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Saturday, November 5th, 1898

The Commissioners began early this morning on the translation as far as it had advanced, reading and pausing, from time to time, for discussion. Judge Day was more than ever convinced of the ease with which he could dispose of the whole Spanish contention as to the protocol, and indignant over the improper use they had made of the obvious lapse in the yellow book. The effort to drag in the Cuban debt again so soon after having waived that question seemed to all of us extraordinary, if not offensive, and I finally said I would like to write something on that subject. The arguments from international law and otherwise concerning Manila troubled some of the Commissioners somewhat. Senator Frye repeated his belief that we seemed to have no right to hold the Spanish army there as prisoners. I dissented from this on the ground that we owed it to the insurgents not to turn the Spaniards loose upon them. Senator Davis [dissented] on the ground that since the protocol made no exemption of the soldiers, it was a fair inference that they were to be held with the city. Senator Davis finally said he believed he could make a good argument on the ground that the doctrine of military occupancy under an armistice would fully warrant everything we had done at Manila, and expressed his intention of writing a reply to that part of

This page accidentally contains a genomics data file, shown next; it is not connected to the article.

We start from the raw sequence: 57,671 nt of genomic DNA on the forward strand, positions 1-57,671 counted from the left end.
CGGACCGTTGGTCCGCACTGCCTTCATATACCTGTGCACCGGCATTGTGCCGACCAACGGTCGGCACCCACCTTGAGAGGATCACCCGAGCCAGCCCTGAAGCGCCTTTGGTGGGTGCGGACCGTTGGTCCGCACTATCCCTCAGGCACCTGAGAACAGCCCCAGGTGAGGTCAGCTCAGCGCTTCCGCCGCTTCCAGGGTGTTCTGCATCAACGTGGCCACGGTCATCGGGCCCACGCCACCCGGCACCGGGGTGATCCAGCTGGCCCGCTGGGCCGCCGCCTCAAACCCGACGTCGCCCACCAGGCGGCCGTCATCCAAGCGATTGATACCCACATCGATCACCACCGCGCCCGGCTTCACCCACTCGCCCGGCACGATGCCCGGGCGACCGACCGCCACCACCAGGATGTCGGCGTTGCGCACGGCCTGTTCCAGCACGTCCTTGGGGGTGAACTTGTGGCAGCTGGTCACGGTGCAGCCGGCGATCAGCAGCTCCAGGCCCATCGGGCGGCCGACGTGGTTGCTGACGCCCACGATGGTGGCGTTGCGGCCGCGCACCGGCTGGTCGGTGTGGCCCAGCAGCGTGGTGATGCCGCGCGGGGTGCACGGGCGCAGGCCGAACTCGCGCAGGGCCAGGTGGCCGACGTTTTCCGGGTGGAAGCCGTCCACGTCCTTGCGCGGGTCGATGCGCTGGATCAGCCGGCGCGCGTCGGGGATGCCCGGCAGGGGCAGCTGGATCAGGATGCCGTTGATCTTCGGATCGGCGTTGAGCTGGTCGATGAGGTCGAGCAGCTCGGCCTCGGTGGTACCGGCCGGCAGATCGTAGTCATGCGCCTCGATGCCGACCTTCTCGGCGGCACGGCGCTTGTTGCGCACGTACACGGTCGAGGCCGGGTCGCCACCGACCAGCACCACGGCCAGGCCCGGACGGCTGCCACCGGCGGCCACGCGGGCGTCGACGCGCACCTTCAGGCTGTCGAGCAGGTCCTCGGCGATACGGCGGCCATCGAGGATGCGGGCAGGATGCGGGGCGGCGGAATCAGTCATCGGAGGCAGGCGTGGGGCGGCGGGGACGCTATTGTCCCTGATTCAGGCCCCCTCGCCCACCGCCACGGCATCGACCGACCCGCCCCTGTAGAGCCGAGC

the paper.

A summary of the Spanish document had been prepared by Mr. Moore to be telegraphed to the State Department; but we all felt that it was too brief, and I insisted especially that it gave no adequate idea of the offensive tone the Spaniards had assumed both with reference to the debt, and with reference to Merritt and Dewey in connection with the capture of Manila. I took out several of the most offensive sentences and insisted on incorporating them in the dispatch. Senator Gray at first protested, claiming that it was not fair to the Spaniards to single out the worst things they said, as if these fairly indicated the tone of the whole document. But after my additions had been incorporated and the dispatch was read to him, he professed entire satisfaction with it, and it was accordingly hurried off.